The Morgenster Estate red, also from 2006, had some links with the Rubicon, in a lack of interesting development, and in a feeling of rich ripeness making for a certain thickness and dullness (the opposite of fresh, perhaps), and a lack of elegance. But although Morgenster was more noticeably sweet-finishing (the curse of so many local Bordeaux-style – and other – reds), and even a little too soft now that the tannins are fully resolved, I thought it in better condition. I admit that a lot of people more sympathetic to the style will probably much enjoy it’s easy soft sweetness.
I’d love to know what Pierre Lurton, the great Bordelais wine-person and consultant to Morgenster, would honestly think of that wine now. Another local blend I drank recently, Anwilka 2009, also had a strong input from Bordeaux, in the persons of two other great Bordeaux men, Hubert de Boüard and Bruno Prats, co-owners with Lowell Jooste, then of Klein Constantia. (Anwilka more recently merged with KC, with de Boüard and Prats as shareholders in the whole.) I think they should be a little more pleased.
My Platter’s note for the 2009 back then spoke of this vintage as a breakthrough – “adding more depth, seriousness and structure to usual ripe, dense fruit. From 56% shiraz + cab…. Plenty of new oak used, but integrated. Supple and flowing, on implacable but graceful infrastructure. A modern classic, will mature many years.” And mature it has. Certainly for me the best of the three red blends mentioned here. Probably the three years in hand was important for this, but I think the structure is inherently superior – and this wine shows development, not just ageing, with interesting savoury complexity from its time in bottle. Its genuine dryness is also important, though the tannins are in fact a little too drying (that’s a different matter) – perhaps oak tannins predominate over the grape. And although, strangely, my later tasting note, like the earlier, used the word “implacable” (a quality I find and admire in serious Bordeaux wines), I now found it lacking in gracefulness – revealing itself as a little over-extracted and over-intense. But a very good wine, that I enjoyed drinking much more than either of the 2006s.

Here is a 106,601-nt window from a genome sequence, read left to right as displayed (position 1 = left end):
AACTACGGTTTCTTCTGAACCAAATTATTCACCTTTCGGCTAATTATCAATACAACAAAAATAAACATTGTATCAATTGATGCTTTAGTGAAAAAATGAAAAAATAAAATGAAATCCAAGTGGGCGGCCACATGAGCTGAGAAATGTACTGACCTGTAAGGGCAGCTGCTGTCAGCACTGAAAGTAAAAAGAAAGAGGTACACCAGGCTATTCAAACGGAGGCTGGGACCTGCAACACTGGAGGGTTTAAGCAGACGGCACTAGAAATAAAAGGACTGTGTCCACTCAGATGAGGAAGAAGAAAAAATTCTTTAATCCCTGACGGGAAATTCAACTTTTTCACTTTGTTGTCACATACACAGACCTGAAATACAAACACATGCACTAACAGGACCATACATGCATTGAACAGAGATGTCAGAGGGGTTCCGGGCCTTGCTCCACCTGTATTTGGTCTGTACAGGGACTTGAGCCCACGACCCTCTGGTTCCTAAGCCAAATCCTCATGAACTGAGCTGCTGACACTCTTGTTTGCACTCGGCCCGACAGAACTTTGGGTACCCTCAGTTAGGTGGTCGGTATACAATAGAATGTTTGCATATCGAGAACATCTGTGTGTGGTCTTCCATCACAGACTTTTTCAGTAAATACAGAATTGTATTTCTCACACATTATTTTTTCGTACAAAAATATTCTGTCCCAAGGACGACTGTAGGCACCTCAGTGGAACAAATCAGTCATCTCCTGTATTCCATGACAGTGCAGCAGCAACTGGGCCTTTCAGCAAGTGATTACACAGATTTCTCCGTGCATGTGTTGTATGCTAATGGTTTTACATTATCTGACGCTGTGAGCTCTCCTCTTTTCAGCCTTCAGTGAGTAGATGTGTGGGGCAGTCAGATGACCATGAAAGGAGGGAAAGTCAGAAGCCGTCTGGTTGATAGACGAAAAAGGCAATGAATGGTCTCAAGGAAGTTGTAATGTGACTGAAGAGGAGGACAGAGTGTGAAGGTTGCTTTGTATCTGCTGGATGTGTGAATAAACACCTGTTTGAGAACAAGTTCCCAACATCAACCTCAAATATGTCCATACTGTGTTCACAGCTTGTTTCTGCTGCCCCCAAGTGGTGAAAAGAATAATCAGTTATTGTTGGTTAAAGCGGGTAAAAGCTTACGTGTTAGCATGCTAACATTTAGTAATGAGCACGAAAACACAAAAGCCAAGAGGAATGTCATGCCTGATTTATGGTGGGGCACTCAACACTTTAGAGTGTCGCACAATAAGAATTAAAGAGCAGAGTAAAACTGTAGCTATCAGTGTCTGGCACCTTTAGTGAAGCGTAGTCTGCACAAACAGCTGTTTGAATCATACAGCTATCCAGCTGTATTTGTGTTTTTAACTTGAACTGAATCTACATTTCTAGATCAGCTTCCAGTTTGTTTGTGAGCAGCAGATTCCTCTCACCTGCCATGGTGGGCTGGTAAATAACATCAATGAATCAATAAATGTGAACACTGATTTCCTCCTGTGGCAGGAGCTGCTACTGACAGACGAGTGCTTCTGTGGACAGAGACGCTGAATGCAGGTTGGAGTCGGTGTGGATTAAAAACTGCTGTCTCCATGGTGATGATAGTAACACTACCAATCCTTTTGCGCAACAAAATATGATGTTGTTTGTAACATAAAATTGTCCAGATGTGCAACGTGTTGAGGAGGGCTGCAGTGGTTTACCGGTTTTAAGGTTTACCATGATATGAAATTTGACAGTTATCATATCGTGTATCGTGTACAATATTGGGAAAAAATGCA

And so to a “port” from Die Krans (the estate hadn’t yet changed its name to De Krans). Most of the white paint on the bottle, in lieu of label, has fallen off, so I couldn’t see the vintage – but the bottle bore a gold medal from 1997 Veritas (so probably 1994), and looks to be a “Vintage Port” rather than a Reserve. Which is what it tasted like. Quite impressively lively, but without the tannic depth and the character one would expect from a Reserve even at approaching 30 years of age. It’s interesting to remember how exciting the new wave of Cape port seemed as a category in the 1990s. De Krans and Boplaas and the occasional other (like Delaire, or the single Sadie-Niepoort tawny, made from shiraz) remain very good, but Bredell gave up and Axe Hill is not what it was; and not enough winelovers care much about fortified wine these days. I do. This bottle was one of a parcel I bought on auction not long ago, and I’m glad for that. The more serious bottles remain.
- Tim James is one of South Africa’s leading wine commentators, contributing to various local and international wine publications. He is a taster (and associate editor) for Platter’s. His book Wines of South Africa – Tradition and Revolution appeared in 2013.